► Keep your eyes open
Keeping a close eye on cash-flow patterns and forecasts play a major role in effectively reviewing organisational objectives and budget requirements or shortfalls.
All of us have the gift of 24 hours at our disposal, yet we don’t necessarily use our time effectively. Brian Tracey, bestselling author of Eat the Big Frogs First, gives streetwise wisdom on how to keep focus on the big challenges and avoid distraction. Look up a four-minute video called Do the big rocks first for some great tips.
GET THE MOST OUT OF YOUR DAY
Morné Stoltz, MiWay Head of Business Insurance, offers the following tips to help you keep your day on track:
►Set a basic time schedule, and prioritise tasks.
The first thing is to understand exactly what needs to be done – sometimes this is harder than it sounds – and then work out when you will do each thing. Part of the exercise will involve prioritising tasks, and many commentators advise doing the most important ones first. This approach also gives one a sense of accomplishment that can provide the motivation to get through less vital, but still essential tasks. In this way, you will use the time you have wisely and establish a sense of control. It is also wise to set time limits for tasks – only spend as much time as the task warrants.
► Create optimal work conditions.
Having established what needs to be done when, make sure you get through the work. Focus is essential, and you can help create it by reducing distractions. Basic techniques would be to put your cell phone on silent, close down unnecessary tabs on the PC, close the office door. It’s not possible to eliminate interruptions entirely, but unnecessary ones are very destructive. Similarly, keep your workspace clutter free: the appearance of order is soothing and conducive to orderly thinking.
►Work smarter, not harder.
As part of prioritising tasks, spend some time regularly looking at what you do and eliminate processes that are unnecessary, or streamline others. A related technique is to learn how to say no – entrepreneurs are by their nature people who see opportunities, and these can be distracting. Remember what is important and keep focused on that. Another technique for working smarter is to group similar tasks together. Get all the work related to figures done at once, and then make the shift to another mode of thinking, rather than trying to switch between unrelated types of tasks.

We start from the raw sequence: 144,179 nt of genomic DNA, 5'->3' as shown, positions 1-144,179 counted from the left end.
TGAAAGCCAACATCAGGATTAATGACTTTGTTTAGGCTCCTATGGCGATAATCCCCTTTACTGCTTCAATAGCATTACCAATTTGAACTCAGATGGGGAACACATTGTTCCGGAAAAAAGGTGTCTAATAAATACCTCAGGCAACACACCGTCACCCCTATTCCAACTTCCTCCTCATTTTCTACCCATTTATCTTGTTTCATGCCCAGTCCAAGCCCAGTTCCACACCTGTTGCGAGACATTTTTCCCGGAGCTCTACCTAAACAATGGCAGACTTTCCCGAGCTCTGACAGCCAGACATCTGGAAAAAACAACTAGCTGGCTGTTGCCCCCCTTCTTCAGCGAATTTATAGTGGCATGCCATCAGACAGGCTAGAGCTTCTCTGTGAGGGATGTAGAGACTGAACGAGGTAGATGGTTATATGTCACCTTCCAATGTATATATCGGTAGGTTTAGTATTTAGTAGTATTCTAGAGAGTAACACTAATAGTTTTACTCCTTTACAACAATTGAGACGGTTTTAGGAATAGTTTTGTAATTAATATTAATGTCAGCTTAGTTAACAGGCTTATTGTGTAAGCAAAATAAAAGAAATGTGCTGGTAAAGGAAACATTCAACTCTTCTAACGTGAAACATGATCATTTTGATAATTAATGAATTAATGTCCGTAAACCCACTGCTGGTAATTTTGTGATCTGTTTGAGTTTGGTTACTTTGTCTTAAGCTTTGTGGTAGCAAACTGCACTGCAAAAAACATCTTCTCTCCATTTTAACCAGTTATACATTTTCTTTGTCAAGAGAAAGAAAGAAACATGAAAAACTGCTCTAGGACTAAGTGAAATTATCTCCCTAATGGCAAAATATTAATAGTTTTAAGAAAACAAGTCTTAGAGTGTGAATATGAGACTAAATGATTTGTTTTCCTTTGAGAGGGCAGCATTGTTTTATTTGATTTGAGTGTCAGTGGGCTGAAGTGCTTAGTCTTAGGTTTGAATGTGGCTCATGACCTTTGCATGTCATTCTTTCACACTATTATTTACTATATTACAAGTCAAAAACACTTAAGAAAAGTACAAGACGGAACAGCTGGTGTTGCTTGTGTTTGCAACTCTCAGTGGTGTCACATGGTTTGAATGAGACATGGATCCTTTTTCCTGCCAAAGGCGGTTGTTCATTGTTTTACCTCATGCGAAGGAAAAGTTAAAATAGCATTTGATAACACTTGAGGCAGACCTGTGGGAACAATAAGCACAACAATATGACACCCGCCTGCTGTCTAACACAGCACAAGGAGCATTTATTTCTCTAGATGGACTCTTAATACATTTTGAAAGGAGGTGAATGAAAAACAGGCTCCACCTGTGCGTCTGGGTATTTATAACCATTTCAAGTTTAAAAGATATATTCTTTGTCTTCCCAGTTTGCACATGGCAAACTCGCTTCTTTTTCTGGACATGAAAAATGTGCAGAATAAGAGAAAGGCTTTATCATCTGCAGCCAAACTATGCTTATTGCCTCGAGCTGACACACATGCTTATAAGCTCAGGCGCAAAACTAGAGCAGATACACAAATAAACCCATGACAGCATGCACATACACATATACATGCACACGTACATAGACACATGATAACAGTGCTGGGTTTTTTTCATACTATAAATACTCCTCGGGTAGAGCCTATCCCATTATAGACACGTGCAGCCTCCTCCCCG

► Make the most of time.
Focus is critical, but take a leaf out of many top achievers’ books and start your day early, when your mind is fresh and there are fewer distractions. And why not use some precious weekend time sensibly. While weekends are important for recharging, it’s surprising how just an hour or two of work on a weekend can reduce the pressure for the following week.
► Habits can be great tools, or great hindrances.
Consciously identify things you need to do regularly, and turn them into habits. There are techniques for doing this. Once something has become a habit, it seems easy and quick to do. More difficult, identify bad habits that waste time, and set out to change them.
►Look after yourself.
If you are not physically and mentally at the top of your game, all the time management in the world will be in vain. Get enough sleep (seven to eight hours is needed), exercise regularly and eat healthily. It is also important to find activities that recharge your mental and spiritual batteries through periods of quietness. For many, this can be combined with exercise in a pleasant, natural setting – but finding time to be still within oneself is very important.
We can become too focused on getting things done, but life is to be enjoyed. Think of how to do the things you need to do in a way that is fun.
Starting a business that you are not passionate about is a big mistake. The journey of an entrepreneur requires a strong dose of passion to counter the many challenges you will consistently face. Webster’s dictionary defines passion as “an intense, driving or overmastering feeling of conviction” or “a strong desire for or devotion to some activity or concept”. Passion needs to ooze from your every pore. This passion translates into infectious enthusiasm, which ultimately feeds the energy and drive of every employee. Most importantly, this passion is the glue that holds the company together and gets it through its most difficult times. Steve Jobs asked the question: “What makes your heart sing?” What is the passion that will make your heart sing, and enable you to weather challenges?
Ask a group of successful entrepreneurs why they have achieved so much and they will come up with a range of answers. Some of these answers are to be expected; seeing opportunities and acting on them, perseverance and persistence; passion and commitment and so on. But one factor that comes up time and time again is a strong supportive environment. Whether this comes from your spouse, family, friend, a coach or mentor, don’t underestimate the amazing value of support. But, what if you struggle to find the support you need? Intentionally seek for organisations whose core business is exactly that supporting entrepreneurs.
Becoming an entrepreneur is risky no matter how you look at it. However, by seeking mentorship from seasoned entrepreneurs you will empower yourself to unleash your full potential. The more you know, the less you have to fear.
Steve Reid who heads up the Centre for Entrepreneurship for False Bay College and launched its Rapid Incubator Hub in 2016. Contact him at email@example.com or visit: www.falsebaycollege.co.za to find out more.